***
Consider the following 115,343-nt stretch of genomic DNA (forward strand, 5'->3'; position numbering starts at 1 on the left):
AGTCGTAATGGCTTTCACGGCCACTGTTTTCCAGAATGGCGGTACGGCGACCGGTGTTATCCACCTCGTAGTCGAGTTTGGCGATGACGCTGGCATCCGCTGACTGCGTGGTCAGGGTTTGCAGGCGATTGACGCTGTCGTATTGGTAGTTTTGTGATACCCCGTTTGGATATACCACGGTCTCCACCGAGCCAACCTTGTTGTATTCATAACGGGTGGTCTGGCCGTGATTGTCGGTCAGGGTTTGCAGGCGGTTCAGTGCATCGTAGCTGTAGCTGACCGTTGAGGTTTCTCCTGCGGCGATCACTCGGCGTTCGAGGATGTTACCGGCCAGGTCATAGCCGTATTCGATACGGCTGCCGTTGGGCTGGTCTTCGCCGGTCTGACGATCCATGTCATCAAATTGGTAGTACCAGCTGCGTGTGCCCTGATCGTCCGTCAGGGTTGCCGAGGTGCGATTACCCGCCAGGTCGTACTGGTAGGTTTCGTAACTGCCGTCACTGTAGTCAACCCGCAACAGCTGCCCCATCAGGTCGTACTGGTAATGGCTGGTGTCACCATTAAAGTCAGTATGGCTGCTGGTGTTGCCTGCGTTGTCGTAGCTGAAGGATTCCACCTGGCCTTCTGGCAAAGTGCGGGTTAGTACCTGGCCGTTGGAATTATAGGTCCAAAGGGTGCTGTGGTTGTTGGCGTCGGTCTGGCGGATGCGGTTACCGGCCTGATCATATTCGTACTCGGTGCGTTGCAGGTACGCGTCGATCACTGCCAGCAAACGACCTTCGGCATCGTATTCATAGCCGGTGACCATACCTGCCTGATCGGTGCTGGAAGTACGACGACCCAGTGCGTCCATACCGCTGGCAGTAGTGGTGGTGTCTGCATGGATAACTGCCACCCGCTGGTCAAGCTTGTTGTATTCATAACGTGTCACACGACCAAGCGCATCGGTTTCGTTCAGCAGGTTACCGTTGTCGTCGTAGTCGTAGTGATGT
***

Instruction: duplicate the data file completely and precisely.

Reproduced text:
Consider the following 115,343-nt stretch of genomic DNA (forward strand, 5'->3'; position numbering starts at 1 on the left):
AGTCGTAATGGCTTTCACGGCCACTGTTTTCCAGAATGGCGGTACGGCGACCGGTGTTATCCACCTCGTAGTCGAGTTTGGCGATGACGCTGGCATCCGCTGACTGCGTGGTCAGGGTTTGCAGGCGATTGACGCTGTCGTATTGGTAGTTTTGTGATACCCCGTTTGGATATACCACGGTCTCCACCGAGCCAACCTTGTTGTATTCATAACGGGTGGTCTGGCCGTGATTGTCGGTCAGGGTTTGCAGGCGGTTCAGTGCATCGTAGCTGTAGCTGACCGTTGAGGTTTCTCCTGCGGCGATCACTCGGCGTTCGAGGATGTTACCGGCCAGGTCATAGCCGTATTCGATACGGCTGCCGTTGGGCTGGTCTTCGCCGGTCTGACGATCCATGTCATCAAATTGGTAGTACCAGCTGCGTGTGCCCTGATCGTCCGTCAGGGTTGCCGAGGTGCGATTACCCGCCAGGTCGTACTGGTAGGTTTCGTAACTGCCGTCACTGTAGTCAACCCGCAACAGCTGCCCCATCAGGTCGTACTGGTAATGGCTGGTGTCACCATTAAAGTCAGTATGGCTGCTGGTGTTGCCTGCGTTGTCGTAGCTGAAGGATTCCACCTGGCCTTCTGGCAAAGTGCGGGTTAGTACCTGGCCGTTGGAATTATAGGTCCAAAGGGTGCTGTGGTTGTTGGCGTCGGTCTGGCGGATGCGGTTACCGGCCTGATCATATTCGTACTCGGTGCGTTGCAGGTACGCGTCGATCACTGCCAGCAAACGACCTTCGGCATCGTATTCATAGCCGGTGACCATACCTGCCTGATCGGTGCTGGAAGTACGACGACCCAGTGCGTCCATACCGCTGGCAGTAGTGGTGGTGTCTGCATGGATAACTGCCACCCGCTGGTCAAGCTTGTTGTATTCATAACGTGTCACACGACCAAGCGCATCGGTTTCGTTCAGCAGGTTACCGTTGTCGTCGTAGTCGTAGTGATGT